CFL Soundtrack: Kent Austin’s messianic return to the Tiger-Cats resembles Kanye’s “Yeezus”

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Continuing our CFL Soundtrack series of previews, here's a look at the Hamilton Tiger-Cats, led by a very confident figure who some attribute messianic qualities to. No, he's not Kanye West, but Kent Austin might be the closest thing the CFL has. (Warning: many of West's lyrics may be objectionable to some. Check them out at your own risk.)

At first glance, there might not be a massive crossover between Kanye West and Kent Austin. Yet, when you look at it more closely, one's a man who's publicly called out those who go against him, whose career has been known for both spectacular peaks and exceptionally deep valleys, and who's recently been in the news for his high-profile return to prominence--and the other one is Kanye West. We're talking about different spheres of influence here, obviously, as Austin has never (to my knowledge) interrupted Taylor Swift's televised award acceptance with "I'mma let you finish," while West has never (again, to my knowledge) argued with Chris Williams about his contract, but there are plenty of comparisons to be drawn between the Hamilton Tiger-Cats' new coach/general manager/supreme football overlord and the rapper whose new Yeezus album is tearing up the charts.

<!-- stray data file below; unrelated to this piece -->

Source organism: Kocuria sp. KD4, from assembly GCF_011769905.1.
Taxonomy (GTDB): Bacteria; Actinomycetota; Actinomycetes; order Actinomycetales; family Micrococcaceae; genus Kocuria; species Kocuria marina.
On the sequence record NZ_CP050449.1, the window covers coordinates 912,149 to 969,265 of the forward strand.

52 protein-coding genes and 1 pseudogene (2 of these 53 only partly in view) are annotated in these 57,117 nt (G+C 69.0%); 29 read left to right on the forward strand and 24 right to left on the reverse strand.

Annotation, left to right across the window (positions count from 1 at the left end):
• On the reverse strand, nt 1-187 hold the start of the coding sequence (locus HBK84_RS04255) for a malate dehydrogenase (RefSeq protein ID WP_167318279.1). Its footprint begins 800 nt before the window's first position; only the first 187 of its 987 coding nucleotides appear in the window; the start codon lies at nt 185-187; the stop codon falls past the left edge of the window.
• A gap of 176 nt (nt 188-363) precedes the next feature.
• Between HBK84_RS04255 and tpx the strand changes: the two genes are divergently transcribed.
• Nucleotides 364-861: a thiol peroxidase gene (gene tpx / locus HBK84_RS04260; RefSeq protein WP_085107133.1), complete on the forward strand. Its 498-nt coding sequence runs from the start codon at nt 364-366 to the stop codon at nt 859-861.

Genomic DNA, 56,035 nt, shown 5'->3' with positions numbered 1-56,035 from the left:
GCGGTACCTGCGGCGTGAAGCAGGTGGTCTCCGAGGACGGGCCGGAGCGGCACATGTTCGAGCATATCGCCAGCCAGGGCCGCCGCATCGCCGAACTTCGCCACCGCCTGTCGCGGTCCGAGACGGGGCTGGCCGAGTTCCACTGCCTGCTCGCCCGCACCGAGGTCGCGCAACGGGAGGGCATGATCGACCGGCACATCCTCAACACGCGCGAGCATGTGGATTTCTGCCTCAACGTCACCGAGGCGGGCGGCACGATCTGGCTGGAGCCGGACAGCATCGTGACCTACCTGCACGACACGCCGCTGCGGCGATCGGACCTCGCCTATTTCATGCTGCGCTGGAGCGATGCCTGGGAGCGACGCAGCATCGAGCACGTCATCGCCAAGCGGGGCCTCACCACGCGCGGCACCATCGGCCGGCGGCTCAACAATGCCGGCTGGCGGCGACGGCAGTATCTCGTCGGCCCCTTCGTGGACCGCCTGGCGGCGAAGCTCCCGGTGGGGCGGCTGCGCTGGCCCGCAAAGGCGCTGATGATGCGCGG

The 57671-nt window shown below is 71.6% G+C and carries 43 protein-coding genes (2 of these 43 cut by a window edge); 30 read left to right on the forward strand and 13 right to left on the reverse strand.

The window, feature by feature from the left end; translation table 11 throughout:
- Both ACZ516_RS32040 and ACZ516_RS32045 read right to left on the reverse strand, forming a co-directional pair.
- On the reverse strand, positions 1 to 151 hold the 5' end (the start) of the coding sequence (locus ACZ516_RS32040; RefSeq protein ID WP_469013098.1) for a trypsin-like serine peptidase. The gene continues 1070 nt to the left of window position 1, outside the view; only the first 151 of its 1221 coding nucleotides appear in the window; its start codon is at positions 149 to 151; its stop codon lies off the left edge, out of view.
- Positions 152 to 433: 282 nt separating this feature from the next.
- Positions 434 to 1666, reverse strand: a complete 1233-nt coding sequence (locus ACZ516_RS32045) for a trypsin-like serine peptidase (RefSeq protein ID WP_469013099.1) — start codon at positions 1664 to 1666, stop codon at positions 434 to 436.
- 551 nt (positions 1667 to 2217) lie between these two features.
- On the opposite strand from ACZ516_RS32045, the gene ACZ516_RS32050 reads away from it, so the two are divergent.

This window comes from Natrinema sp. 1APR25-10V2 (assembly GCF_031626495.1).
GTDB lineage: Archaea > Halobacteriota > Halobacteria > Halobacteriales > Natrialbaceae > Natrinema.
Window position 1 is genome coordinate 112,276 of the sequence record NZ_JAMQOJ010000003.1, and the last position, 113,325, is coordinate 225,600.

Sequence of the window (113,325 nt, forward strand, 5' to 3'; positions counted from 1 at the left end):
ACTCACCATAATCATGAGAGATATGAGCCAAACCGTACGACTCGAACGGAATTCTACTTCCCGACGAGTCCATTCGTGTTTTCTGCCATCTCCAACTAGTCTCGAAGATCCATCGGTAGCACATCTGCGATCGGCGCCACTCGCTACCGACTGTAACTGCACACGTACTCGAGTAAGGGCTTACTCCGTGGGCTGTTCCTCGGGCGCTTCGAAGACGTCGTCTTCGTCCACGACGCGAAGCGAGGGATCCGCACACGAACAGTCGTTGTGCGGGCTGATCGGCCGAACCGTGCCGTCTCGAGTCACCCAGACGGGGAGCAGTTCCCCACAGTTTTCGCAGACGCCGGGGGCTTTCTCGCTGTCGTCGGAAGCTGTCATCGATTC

Let's start with the most obvious comparison: the perception of both as some sort of saviour. In West's case, the aspirations to divinity may be largely brought upon by himself, while in Austin's, they seem perhaps more the product of a team and a fanbase looking to reach the Promised Land, but there are certainly those who see West as the man to redeem rap, and given Austin's oft-expressed confidence, it seems likely he views himself as the man to turn the Tiger-Cats around. Moreover, both don't necessarily have the credentials to back up their hype.